Samia's Feed
Aug 18, 2013
via FaithWorld

Egypt seen as graveyard of Arab Spring and Islamist ambitions for power

Photo

(Members of the Muslim Brotherhood and supporters of ousted Egyptian President Mohamed Mursi flee from shooting in front of Azbkya police station during clashes at Ramses Square in Cairo August 16, 2013. REUTERS/Amr Abdallah Dalsh)

As the army ruthlessly crushes the Muslim Brotherhood on the streets of Cairo, having swept away its elected president, Egypt is being painted as the graveyard of the Arab Spring and of Islamist hopes of shaping the region’s future.

Aug 18, 2013

Insight: Egypt seen as graveyard of Islamist ambitions for power

BEIRUT (Reuters) – As the army ruthlessly crushes the Muslim Brotherhood on the streets of Cairo, having swept away its elected president, Egypt is being painted as the graveyard of the Arab Spring and of Islamist hopes of shaping the region’s future.

This week’s bloody drama has sent shockwaves out of Egypt, the political weathervane and cultural heart of the Arab world. The effect on the region of the army’s power grab will not be uniform, because while countries such as Egypt are locked in a battle over identity, other states, from Syria to Yemen, and Libya to Iraq, are in an existential struggle for survival.

Aug 18, 2013

Egypt seen as graveyard of Islamist ambitions for power

BEIRUT, Aug 18 (Reuters) – As the army ruthlessly crushes
the Muslim Brotherhood on the streets of Cairo, having swept
away its elected president, Egypt is being painted as the
graveyard of the Arab Spring and of Islamist hopes of shaping
the region’s future.

This week’s bloody drama has sent shockwaves out of Egypt,
the political weathervane and cultural heart of the Arab world.
The effect on the region of the army’s power grab will not be
uniform, because while countries such as Egypt are locked in a
battle over identity, other states, from Syria to Yemen, and
Libya to Iraq, are in an existential struggle for survival.

Jul 10, 2013

Insight: Events in Egypt may influence, won’t define Syria war

BEIRUT (Reuters) – The fall of the Muslim Brotherhood in Egypt has put a new spring in the step of Bashar al-Assad, who sees it as a sign that Islamists – including those spearheading the Sunni-dominated rebellion against him – are in decline.

Exuding confidence after a recent successful army counter-offensive, and speaking as the Egyptian army was deposing Islamist president Mohamed Mursi, Assad said “what is happening in Egypt is the fall of what is known as political Islam.”

Jul 10, 2013

Events in Egypt may influence, won’t define Syria war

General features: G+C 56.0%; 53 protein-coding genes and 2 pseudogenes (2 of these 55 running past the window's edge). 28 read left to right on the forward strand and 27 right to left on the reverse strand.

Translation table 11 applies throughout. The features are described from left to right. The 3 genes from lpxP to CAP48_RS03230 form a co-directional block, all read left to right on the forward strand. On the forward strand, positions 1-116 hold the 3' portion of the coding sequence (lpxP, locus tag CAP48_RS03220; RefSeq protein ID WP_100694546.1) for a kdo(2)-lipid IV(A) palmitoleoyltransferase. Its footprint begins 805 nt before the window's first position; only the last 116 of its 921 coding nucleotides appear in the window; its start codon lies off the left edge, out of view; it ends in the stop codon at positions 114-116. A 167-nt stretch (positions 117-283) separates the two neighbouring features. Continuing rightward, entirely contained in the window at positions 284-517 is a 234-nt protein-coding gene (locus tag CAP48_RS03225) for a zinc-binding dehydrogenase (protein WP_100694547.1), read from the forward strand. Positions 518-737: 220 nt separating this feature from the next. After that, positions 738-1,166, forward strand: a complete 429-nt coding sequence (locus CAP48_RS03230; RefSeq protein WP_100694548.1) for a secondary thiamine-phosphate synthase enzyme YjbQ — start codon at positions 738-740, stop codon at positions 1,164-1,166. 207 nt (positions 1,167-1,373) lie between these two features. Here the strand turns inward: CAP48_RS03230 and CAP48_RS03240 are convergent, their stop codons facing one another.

BEIRUT, July 10 (Reuters) – The fall of the Muslim
Brotherhood in Egypt has put a new spring in the step of Bashar
al-Assad, who sees it as a sign that Islamists – including those
spearheading the Sunni-dominated rebellion against him – are in
decline.

Exuding confidence after a recent successful army
counter-offensive, and speaking as the Egyptian army was
deposing Islamist president Mohamed Mursi, Assad said “what is
happening in Egypt is the fall of what is known as political
Islam.”

Jul 4, 2013

Insight – Downfall of Egypt’s Brotherhood game-changer in Middle East

BEIRUT (Reuters) – “Where Egypt goes, the region follows” is an adage often quoted by academics teaching the arcane politics of the Middle East.

Wednesday’s military takeover in Cairo, toppling Islamists who had so recently swept to power in one of many Arab upheavals, looks set to have a profound impact beyond Egypt’s borders.

Jul 4, 2013

Downfall of Egypt’s Brotherhood game-changer in Middle East

BEIRUT (Reuters) – “Where Egypt goes, the region follows” is an adage often quoted by academics teaching the arcane politics of the Middle East.

Wednesday’s military takeover in Cairo, toppling Islamists who had so recently swept to power in one of many Arab upheavals, looks set to have a profound impact beyond Egypt’s borders.

Jul 2, 2013
via FaithWorld

My return to Baghdad, the epicentre of Islam’s growing divide

Photo

(Samia Nakhoul, now Reuters Middle East Editor, is seen in the back of a car after being wounded at the Palestine Hotel in Baghdad, April 8, 2003, in this image taken from video footage. A U.S. tank fired a shell at the hotel from which she was reporting. Picture taken April 8, 2003. REUTERS/Pool via Reuters TV )

The last time I left Baghdad I was on a stretcher.

It was April 11, 2003, four days after U.S. troops pushed into the Iraqi capital at the end of a lightning campaign to overthrow Saddam Hussein. American forces had pounded Baghdad for weeks and as U.S. tanks raced into the city, I became a casualty alongside scores of Iraqis.

Jul 2, 2013

Return to Baghdad, epicentre of Islam’s growing divide

BAGHDAD (Reuters) – The last time I left Baghdad I was on a stretcher.

It was April 11, 2003, four days after U.S. troops pushed into the Iraqi capital at the end of a lightning campaign to overthrow Saddam Hussein. American forces had pounded Baghdad for weeks and as U.S. tanks raced into the city, I became a casualty alongside scores of Iraqis.

On the day Baghdad fell, I was waiting for an Iraqi surgeon to operate on me to remove shrapnel and bone fragments from my brain. He saved my life.

Jul 2, 2013

Special Report: Return to Baghdad, epicenter of Islam’s growing divide

BAGHDAD (Reuters) – The last time I left Baghdad I was on a stretcher.

It was April 11, 2003, four days after U.S. troops pushed into the Iraqi capital at the end of a lightning campaign to overthrow Saddam Hussein. American forces had pounded Baghdad for weeks and as U.S. tanks raced into the city, I became a casualty alongside scores of Iraqis.

On the day Baghdad fell, I was waiting for an Iraqi surgeon to operate on me to remove shrapnel and bone fragments from my brain. He saved my life.